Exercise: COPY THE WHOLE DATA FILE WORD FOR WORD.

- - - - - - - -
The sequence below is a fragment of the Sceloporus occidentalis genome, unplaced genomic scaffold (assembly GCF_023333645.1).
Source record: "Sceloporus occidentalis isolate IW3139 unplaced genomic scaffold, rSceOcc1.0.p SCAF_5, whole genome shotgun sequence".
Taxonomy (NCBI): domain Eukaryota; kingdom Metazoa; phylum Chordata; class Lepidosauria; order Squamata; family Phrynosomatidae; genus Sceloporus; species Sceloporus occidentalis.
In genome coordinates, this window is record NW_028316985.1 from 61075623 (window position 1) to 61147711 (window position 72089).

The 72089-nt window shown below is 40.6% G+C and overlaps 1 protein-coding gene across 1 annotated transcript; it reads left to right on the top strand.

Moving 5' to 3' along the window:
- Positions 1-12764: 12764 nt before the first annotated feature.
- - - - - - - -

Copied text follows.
The sequence below is a fragment of the Sceloporus occidentalis genome, unplaced genomic scaffold (assembly GCF_023333645.1).
Source record: "Sceloporus occidentalis isolate IW3139 unplaced genomic scaffold, rSceOcc1.0.p SCAF_5, whole genome shotgun sequence".
Taxonomy (NCBI): domain Eukaryota; kingdom Metazoa; phylum Chordata; class Lepidosauria; order Squamata; family Phrynosomatidae; genus Sceloporus; species Sceloporus occidentalis.
In genome coordinates, this window is record NW_028316985.1 from 61075623 (window position 1) to 61147711 (window position 72089).

The 72089-nt window shown below is 40.6% G+C and overlaps 1 protein-coding gene across 1 annotated transcript; it reads left to right on the top strand.

Moving 5' to 3' along the window:
- Positions 1-12764: 12764 nt before the first annotated feature.